It was only a couple of days ago that I began to grasp how quickly and widespread one's voice becomes with a blog. I know, I should have seen it earlier. It is after all via the WORLD WIDE web. Anyway, it made me think, there are probably pastors and others who are trying to be bi/multi-cultural in worship, or who are struggling to find answers around immigration, and thought, you know, for all the work I do in these areas, I sure haven't blogged much about it for people to know that.
On that note: Today we had a bilingual worship service. (We have two congregations--one that is Spanish speaking and one that is English speaking and to encourage fellowship, awareness, unity and community, we started doing bilingual worship together about every 8 weeks) Today was the 4th we have done since I have been at this church. The first was a prayer and healing service (the one where people walked out), the 2nd was for World Communion Sunday , the 3rd was for Christmas Eve where we did a Las Posadas Service, and the 4th was today as we celebrated "Golden Weds Sunday" (a celebration and renewal of vows for those couples who have been married for 50+ years--for which we had at least 15 couples).
I am grateful for wisdom I had received from Heidi Neumark (whose book "Breathing Space" I HIGHLY recommend). She had shared that her church had to do 8 bilingual services before they found the rhythm and balance that fit them. This has been helpful to share with our congregation as many struggle with the adjustment (including the power point people who try and create slides with translations and yet don't understand the language). Knowing that this new form of worship will take time to take hold and for all involved to feel honored, welcomed, and able to participate is a wonderful gift.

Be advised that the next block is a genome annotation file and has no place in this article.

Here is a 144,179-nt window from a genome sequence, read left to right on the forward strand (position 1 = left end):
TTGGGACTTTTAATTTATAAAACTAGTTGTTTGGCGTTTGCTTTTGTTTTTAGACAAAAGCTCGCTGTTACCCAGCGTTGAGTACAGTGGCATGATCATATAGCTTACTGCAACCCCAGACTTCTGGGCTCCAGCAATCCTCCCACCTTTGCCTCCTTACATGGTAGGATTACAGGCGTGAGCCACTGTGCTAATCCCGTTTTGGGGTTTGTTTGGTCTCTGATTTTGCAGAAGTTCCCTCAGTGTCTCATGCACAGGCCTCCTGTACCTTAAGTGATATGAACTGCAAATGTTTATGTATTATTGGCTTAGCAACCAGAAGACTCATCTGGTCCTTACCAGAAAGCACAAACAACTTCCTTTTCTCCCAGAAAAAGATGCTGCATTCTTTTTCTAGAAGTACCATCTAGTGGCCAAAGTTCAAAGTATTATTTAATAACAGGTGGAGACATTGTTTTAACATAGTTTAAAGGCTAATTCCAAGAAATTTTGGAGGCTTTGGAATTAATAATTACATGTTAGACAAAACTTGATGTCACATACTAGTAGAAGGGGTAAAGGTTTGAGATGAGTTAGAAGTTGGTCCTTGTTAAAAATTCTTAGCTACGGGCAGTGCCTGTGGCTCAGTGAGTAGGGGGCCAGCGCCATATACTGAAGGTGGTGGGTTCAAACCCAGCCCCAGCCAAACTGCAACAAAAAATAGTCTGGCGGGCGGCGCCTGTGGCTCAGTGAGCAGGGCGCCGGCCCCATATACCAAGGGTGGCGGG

Today's service allowed me to finally see us moving forward on this front--(1) During the welcome my Senior introduced me (for the sake of visitors or late-arrival "snow birds") and welcomed the Hispanic congregation to the larger service at which point a man in the front row began to clap loudly. I was so moved by his act of hospitality and encouragement, I almost began to cry. Being together is about celebration and welcome of the other "half" (though percentage wise only 1/10th) of our church. We are two congregations but we are one church. And that man got it--and acted in a way that would encourage others to get it. God is moving in our church! (2) After service I had a couple of folks (non-Spanish speakers) come up and tell me how much they enjoyed the Spanish. They liked hearing the rhythm and smoothness of it. Praise Jesus!
Which is all to say, I am grateful for the ways the Holy Spirit is opening people up to one another and to new experiences and I pray that we might keep moving forward toward a Pentecost reality. Our next bilingual service will be Palm Sunday and then again for the celebration of Pentecost in May.
Note: If you, or your church, are interested in bilingual or multi-cultural worship (even if you are not a bilingual church) and would appreciate some resources or direction, I am happy to help in any way I can. I can send a sample liturgy, translated prayers, or song suggestions--even an intro into the concept of this *fusion* worship that would hopefully give insight into how to go about this.